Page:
By the early 1800s had Joseph-Jacques Ramée already established a reputation as a skilled designer of landscapes combined with houses and other kinds of buildings. New York State land speculator David Parish, for whose father Ramée had designed an estate in Hamburg, Germany, persuaded Ramée to visit America in search of projects.
Ramée arrived in the northern Adirondacks in late 1812 to work on projects in and around the small towns on Parish's vast tracts. Parish also acted as agent in finding Ramée other work. On a return trip to Philadelphia in January 1813, Parish introduced Ramée to Eliphalet Nott, the ambitious president of Union College anxious to relocate the school to a large plot he had already purchased for the purpose. Nott hired Ramée almost immediately to draw up plans for the new campus, for the sum of $1,500.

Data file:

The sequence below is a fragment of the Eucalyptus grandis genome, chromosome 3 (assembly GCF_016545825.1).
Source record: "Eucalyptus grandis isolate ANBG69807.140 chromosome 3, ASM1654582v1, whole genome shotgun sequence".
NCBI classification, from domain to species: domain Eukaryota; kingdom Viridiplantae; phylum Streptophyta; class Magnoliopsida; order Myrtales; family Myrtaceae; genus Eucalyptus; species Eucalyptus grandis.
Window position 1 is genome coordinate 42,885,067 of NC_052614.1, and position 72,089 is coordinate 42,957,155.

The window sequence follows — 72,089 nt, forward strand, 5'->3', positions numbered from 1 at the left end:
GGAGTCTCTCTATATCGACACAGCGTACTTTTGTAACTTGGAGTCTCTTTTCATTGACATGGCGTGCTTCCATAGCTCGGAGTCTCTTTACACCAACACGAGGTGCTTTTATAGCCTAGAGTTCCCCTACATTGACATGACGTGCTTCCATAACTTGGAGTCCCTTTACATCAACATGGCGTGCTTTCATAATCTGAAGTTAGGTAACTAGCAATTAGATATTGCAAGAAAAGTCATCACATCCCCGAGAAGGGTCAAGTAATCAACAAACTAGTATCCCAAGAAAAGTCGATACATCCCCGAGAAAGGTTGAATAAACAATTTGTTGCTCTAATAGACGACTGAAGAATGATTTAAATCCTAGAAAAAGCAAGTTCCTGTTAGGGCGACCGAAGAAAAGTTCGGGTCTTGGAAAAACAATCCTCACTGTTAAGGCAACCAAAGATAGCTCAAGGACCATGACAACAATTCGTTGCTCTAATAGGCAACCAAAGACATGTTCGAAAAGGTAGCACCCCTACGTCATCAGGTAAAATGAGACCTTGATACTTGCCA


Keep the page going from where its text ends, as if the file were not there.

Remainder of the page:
Ramée worked on the drawings for about a year, and construction of two of the college buildings, North and South Halls, proceeded quickly enough to permit occupation in 1814. The Union College campus thus became the first comprehensively planned college campus in the United States.